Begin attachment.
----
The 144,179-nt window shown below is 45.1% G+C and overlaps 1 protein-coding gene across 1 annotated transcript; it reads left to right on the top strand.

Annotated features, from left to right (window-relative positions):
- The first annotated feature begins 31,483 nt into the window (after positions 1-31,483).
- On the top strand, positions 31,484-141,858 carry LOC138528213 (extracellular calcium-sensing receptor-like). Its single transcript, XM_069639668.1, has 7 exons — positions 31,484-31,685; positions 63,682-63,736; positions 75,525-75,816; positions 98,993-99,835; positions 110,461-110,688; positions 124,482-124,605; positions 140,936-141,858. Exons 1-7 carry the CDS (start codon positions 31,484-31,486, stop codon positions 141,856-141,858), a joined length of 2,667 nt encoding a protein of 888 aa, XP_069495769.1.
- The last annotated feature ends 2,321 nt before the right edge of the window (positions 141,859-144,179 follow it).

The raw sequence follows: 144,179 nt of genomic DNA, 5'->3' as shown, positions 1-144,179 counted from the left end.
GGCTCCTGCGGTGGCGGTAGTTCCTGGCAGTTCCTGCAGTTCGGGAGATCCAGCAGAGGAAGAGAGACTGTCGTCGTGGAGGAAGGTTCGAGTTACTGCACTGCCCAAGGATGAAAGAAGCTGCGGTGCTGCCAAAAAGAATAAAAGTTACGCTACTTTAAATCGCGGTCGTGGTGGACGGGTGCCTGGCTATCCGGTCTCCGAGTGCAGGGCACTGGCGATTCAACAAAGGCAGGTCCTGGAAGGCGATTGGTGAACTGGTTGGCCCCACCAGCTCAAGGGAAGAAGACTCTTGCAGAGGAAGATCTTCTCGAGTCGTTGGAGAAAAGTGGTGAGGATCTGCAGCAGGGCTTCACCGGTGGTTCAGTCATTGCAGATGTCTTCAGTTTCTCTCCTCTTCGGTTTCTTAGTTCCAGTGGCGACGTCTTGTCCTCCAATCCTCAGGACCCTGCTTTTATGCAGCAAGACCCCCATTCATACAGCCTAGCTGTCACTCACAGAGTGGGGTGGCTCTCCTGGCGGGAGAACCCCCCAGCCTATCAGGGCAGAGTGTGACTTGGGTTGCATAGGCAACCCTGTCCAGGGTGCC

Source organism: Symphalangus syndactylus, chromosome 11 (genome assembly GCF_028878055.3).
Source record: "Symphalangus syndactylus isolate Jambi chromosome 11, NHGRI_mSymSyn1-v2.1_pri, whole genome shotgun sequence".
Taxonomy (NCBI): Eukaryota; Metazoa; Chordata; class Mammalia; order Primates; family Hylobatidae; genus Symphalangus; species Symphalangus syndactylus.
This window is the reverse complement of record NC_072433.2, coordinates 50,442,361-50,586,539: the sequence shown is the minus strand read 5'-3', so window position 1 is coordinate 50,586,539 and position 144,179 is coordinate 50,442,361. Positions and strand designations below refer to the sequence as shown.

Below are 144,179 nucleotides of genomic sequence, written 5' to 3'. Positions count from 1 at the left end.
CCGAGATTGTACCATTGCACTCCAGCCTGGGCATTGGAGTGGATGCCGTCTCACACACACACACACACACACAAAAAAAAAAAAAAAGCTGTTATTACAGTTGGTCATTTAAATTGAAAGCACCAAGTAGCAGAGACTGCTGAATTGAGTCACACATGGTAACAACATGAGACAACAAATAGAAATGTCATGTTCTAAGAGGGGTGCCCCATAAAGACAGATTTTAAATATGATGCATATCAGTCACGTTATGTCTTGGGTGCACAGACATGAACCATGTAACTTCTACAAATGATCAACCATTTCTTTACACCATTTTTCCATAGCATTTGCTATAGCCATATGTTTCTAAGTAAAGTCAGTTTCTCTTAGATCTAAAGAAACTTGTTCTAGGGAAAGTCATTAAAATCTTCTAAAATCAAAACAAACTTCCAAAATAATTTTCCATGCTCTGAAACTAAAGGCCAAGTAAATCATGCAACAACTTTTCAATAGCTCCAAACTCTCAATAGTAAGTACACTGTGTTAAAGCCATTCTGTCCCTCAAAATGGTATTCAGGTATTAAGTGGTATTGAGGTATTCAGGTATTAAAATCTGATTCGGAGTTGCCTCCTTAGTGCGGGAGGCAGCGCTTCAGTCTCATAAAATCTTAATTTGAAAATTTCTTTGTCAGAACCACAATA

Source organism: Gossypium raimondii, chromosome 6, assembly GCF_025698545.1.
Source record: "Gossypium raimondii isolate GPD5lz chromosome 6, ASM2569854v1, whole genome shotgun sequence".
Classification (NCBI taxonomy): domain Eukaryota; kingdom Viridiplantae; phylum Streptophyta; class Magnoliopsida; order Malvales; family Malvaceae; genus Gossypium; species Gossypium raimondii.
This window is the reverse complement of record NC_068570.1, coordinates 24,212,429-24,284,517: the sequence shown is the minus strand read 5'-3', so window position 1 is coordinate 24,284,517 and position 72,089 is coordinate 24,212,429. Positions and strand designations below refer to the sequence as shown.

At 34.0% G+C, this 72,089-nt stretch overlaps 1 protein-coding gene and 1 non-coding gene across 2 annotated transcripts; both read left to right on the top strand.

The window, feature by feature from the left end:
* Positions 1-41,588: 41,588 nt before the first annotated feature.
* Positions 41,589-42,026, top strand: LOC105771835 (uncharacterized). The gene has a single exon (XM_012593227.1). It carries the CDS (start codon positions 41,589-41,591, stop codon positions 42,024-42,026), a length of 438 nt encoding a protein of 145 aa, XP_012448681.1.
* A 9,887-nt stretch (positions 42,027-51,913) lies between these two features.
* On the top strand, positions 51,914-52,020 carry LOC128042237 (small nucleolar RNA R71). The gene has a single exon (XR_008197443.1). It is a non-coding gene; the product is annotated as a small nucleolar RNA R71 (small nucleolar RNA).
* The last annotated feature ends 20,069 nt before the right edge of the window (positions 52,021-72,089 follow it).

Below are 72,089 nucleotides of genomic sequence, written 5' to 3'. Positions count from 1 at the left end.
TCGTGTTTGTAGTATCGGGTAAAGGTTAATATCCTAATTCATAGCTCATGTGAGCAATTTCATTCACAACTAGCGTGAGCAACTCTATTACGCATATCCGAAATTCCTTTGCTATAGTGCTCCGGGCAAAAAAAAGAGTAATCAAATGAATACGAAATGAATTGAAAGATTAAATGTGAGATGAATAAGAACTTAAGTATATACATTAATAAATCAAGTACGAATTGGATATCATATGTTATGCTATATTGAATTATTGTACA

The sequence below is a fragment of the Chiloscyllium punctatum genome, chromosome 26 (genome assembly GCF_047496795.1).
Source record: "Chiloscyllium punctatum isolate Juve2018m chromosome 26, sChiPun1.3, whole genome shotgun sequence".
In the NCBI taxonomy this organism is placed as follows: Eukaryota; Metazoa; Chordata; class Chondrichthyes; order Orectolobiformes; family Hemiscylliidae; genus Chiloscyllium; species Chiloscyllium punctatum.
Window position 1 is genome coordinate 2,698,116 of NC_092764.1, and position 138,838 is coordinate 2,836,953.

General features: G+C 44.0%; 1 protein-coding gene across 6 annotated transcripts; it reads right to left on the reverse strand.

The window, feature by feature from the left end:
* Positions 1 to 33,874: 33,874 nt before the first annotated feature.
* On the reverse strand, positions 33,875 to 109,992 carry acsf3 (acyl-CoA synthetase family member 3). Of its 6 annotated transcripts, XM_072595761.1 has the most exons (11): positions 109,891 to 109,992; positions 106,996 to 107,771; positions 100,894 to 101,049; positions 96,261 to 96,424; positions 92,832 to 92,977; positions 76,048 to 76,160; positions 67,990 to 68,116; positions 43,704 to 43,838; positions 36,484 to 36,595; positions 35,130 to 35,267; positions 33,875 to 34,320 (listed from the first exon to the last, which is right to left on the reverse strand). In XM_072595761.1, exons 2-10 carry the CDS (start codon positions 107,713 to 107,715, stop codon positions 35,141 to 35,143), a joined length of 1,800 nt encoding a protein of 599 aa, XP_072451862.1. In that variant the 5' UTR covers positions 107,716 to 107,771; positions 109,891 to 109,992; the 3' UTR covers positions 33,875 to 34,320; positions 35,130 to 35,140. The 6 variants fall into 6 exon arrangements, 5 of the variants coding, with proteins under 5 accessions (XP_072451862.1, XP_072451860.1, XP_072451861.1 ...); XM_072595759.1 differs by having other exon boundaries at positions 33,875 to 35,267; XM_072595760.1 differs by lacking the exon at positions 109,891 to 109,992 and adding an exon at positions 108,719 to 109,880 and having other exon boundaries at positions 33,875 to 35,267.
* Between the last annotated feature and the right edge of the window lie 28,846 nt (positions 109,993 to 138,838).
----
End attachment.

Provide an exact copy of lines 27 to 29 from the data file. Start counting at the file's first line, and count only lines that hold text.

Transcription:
The sequence below is a fragment of the Chiloscyllium punctatum genome, chromosome 26 (genome assembly GCF_047496795.1).
Source record: "Chiloscyllium punctatum isolate Juve2018m chromosome 26, sChiPun1.3, whole genome shotgun sequence".
In the NCBI taxonomy this organism is placed as follows: Eukaryota; Metazoa; Chordata; class Chondrichthyes; order Orectolobiformes; family Hemiscylliidae; genus Chiloscyllium; species Chiloscyllium punctatum.